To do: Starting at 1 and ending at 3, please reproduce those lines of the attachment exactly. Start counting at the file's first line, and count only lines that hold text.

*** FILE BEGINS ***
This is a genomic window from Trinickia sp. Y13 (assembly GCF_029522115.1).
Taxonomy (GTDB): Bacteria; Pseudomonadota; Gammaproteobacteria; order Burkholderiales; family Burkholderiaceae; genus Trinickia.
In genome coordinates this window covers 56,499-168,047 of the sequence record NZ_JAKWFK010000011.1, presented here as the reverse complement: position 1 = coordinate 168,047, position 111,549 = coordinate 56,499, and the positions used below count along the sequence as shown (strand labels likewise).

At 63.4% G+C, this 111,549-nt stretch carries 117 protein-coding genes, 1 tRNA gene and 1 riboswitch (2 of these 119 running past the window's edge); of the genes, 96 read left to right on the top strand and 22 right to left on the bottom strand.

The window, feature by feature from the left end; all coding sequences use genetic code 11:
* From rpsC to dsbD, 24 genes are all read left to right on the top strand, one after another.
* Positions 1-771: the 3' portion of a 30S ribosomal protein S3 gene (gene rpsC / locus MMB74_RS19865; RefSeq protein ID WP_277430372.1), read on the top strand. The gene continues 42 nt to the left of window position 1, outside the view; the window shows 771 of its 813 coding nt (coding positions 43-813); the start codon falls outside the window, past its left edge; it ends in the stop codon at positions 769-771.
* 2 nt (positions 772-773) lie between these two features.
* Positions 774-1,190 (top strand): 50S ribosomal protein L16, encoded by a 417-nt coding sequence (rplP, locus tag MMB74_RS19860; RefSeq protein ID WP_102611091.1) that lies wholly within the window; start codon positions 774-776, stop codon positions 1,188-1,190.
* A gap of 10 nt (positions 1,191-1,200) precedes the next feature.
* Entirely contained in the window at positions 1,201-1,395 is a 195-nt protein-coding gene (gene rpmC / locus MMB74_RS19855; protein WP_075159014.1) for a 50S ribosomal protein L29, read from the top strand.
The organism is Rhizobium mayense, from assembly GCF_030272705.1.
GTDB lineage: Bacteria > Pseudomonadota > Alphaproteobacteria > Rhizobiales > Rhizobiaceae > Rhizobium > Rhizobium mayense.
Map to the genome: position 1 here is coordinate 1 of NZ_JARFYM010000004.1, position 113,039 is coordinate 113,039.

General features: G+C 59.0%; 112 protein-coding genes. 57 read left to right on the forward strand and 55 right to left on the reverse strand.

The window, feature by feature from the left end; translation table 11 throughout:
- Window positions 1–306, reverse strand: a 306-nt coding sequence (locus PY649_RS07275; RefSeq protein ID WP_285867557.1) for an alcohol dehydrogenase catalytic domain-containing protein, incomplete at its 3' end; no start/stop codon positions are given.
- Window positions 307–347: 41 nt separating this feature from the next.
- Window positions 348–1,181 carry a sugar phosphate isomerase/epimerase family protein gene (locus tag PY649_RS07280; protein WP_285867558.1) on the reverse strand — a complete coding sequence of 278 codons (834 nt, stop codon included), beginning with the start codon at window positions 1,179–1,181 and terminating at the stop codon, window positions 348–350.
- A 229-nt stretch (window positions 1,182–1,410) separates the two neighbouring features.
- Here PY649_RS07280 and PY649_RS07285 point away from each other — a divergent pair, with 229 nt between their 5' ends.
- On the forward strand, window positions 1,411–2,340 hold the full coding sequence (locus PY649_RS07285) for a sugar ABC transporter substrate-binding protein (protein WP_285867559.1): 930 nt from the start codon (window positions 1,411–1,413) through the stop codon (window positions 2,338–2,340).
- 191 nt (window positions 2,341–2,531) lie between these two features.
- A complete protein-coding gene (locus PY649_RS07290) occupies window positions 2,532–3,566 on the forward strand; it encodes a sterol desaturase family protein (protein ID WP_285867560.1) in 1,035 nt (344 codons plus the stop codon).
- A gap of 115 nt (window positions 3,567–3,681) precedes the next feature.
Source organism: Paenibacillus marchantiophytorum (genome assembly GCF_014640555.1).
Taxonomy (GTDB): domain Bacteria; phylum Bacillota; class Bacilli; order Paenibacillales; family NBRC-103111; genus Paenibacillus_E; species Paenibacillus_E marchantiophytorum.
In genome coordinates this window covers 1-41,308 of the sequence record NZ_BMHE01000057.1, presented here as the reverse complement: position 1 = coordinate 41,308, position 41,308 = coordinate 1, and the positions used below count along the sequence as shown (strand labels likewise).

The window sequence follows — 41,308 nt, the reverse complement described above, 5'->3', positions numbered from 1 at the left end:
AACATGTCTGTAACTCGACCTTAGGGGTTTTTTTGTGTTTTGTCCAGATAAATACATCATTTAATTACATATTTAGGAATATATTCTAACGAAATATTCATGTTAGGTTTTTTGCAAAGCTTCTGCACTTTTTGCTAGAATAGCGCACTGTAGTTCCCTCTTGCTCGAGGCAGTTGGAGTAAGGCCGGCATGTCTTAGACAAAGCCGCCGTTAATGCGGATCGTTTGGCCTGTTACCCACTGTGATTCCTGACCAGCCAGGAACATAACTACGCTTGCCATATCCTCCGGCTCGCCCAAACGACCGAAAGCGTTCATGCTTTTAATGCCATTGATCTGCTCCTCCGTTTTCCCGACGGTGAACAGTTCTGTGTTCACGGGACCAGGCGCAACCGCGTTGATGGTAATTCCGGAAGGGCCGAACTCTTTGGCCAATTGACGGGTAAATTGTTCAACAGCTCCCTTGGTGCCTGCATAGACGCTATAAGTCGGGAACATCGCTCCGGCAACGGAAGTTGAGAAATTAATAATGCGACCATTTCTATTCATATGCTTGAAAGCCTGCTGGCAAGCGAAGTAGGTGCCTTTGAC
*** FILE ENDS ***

This is a genomic window from Trinickia sp. Y13 (assembly GCF_029522115.1).
Taxonomy (GTDB): Bacteria; Pseudomonadota; Gammaproteobacteria; order Burkholderiales; family Burkholderiaceae; genus Trinickia.
In genome coordinates this window covers 56,499-168,047 of the sequence record NZ_JAKWFK010000011.1, presented here as the reverse complement: position 1 = coordinate 168,047, position 111,549 = coordinate 56,499, and the positions used below count along the sequence as shown (strand labels likewise).